FAQ: Why do you typically recommend using a 10uF series capacitor at the baseband output of an IQ demodulator?

Document created by Rakesh on Aug 10, 2009Last modified by AndyR on Jan 31, 2012
Version 4Show Document
  • View in full screen mode


Why do you typically recommend using a 10uF series capacitor at the baseband output of an IQ demodulator? For Direct Conversion or Zero-IF architectures the link should be dc-coupled. So why use AC coupling here?




When designing Direct Conversion Receivers, designers face two key challenges:


1) Eliminate DC offsets that are created when the LO-RF leakage term mixes with the LO. This creates a DC term at the baseband outputs which plagues our desired signal that is centered around DC.


2) Match the output common mode voltages from the Demodulator to that of the Analog-to-Digital Converter. Having a series AC coupling capacitor easily addresses these issues.


Let’s take the first case stated above. The differential dc offsets on the demodulator outputs are in the order of a few millivolts. When we use an AC coupling capacitor, it places a high-pass corner frequency in the frequency response that is approximately:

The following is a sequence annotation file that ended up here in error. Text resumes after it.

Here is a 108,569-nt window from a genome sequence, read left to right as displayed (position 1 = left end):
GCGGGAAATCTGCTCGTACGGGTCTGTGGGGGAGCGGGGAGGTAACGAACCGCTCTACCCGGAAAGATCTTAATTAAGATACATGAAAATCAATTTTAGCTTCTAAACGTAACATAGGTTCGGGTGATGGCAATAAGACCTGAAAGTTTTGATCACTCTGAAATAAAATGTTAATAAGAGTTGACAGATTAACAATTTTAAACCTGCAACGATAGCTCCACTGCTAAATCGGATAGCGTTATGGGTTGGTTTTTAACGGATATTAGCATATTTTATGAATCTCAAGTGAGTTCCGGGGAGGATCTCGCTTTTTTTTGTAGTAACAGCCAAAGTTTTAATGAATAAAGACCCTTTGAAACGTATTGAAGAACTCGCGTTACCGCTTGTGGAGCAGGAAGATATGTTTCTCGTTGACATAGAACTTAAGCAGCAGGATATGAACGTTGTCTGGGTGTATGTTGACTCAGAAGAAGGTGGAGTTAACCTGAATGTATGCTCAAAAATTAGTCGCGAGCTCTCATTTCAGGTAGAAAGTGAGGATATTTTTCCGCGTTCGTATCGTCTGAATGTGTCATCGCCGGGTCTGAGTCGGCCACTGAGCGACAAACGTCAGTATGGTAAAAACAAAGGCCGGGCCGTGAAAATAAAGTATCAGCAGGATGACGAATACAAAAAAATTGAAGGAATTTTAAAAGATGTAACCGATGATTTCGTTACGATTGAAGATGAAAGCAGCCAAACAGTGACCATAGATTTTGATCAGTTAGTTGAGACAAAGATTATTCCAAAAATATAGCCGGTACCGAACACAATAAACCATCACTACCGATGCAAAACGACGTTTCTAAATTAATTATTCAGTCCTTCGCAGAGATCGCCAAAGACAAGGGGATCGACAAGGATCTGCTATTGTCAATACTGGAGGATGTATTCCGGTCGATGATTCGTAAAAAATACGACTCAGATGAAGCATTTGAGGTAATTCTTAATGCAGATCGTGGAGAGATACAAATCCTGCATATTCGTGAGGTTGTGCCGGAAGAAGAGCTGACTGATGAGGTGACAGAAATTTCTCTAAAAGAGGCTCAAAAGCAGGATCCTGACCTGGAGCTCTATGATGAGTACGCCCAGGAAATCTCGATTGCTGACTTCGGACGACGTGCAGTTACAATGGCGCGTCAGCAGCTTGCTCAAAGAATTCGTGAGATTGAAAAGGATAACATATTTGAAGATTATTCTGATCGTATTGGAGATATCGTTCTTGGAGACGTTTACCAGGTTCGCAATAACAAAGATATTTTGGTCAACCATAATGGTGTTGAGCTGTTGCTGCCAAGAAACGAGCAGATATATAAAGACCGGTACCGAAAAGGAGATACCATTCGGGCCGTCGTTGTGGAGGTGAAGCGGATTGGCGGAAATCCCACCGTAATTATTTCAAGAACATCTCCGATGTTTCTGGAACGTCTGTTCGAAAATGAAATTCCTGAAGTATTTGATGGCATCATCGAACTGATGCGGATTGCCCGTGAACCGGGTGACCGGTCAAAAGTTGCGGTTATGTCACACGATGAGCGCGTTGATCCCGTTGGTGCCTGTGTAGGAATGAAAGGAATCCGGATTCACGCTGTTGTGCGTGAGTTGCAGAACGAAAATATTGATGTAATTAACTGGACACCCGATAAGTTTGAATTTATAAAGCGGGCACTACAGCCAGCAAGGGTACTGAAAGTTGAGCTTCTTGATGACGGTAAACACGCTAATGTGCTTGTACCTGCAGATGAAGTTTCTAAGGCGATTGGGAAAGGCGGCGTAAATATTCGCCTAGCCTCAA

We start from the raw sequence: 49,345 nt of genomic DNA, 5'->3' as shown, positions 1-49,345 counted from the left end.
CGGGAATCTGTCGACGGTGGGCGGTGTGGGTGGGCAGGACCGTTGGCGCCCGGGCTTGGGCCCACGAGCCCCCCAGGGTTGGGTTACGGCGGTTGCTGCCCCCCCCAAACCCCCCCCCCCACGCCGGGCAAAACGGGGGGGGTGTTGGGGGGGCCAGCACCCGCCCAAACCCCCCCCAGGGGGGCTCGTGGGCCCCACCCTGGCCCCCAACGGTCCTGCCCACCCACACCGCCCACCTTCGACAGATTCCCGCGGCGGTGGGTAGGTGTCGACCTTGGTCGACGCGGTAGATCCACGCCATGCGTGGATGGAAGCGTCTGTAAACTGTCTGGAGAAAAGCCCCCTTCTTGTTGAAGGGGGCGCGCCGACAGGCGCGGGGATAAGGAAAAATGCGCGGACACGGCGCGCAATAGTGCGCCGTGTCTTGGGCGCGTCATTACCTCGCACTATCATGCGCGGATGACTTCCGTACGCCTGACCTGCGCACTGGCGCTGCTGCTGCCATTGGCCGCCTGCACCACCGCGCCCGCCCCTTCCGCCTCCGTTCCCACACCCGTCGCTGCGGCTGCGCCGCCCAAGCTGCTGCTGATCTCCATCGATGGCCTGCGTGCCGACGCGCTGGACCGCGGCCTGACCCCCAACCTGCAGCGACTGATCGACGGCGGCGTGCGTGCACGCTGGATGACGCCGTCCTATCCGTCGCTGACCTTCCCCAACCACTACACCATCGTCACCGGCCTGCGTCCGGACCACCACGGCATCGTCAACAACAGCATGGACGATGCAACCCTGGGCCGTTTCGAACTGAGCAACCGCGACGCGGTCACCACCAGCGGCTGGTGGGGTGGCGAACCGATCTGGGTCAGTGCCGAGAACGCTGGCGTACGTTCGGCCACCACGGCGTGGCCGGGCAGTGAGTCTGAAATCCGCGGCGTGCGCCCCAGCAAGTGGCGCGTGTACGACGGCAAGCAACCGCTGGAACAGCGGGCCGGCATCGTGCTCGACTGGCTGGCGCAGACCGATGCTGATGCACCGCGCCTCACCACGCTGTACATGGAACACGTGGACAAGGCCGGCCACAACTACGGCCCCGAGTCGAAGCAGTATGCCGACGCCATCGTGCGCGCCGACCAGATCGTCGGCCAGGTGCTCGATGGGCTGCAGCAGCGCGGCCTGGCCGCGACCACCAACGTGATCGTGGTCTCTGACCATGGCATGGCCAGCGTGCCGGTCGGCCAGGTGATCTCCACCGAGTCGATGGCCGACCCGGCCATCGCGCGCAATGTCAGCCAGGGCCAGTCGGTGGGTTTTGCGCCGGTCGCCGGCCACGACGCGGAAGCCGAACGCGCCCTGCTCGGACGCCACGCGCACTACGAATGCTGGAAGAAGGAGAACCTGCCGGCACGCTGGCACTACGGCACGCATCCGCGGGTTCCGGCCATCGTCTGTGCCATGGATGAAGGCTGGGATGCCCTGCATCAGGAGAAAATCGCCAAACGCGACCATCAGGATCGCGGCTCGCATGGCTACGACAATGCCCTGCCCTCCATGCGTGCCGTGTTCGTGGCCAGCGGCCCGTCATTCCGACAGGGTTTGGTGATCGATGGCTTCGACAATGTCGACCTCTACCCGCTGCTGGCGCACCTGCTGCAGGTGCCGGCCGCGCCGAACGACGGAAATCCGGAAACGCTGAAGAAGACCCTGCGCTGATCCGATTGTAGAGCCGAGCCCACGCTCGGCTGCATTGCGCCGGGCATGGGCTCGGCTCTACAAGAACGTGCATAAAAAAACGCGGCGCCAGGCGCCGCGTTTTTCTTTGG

F (high pass) = 1/( 2*Pi*R*C), where R is the load impedance that the demodulator is driving and C is the AC coupling capacitance.


If we provide a large enough AC coupling capacitor so that the introduced high pass corner is very low compared to the bandwidth of the desired signal, then we can successfully eliminate the DC offsets that plague our desired signal and thus enhance the Signal to Noise Ratio. For instance, suppose we have a 10MHz wide WiMAX signal that drives the RF input of the demodulator. With a 10 MHz BW signal, 10 μF ac coupling capacitors with a 500Ω differential load results in a high-pass corner frequency of ~64 Hz, which absorbs an insignificant amount of modulated signal energy from the baseband signal.  By using ac-coupling capacitors at the baseband outputs, the dc offset effects, which can limit dynamic range at low input power levels, can be eliminated.


Also the AC coupling capacitors resolve any common mode voltage difference when matching up two parts that have significantly different common modes.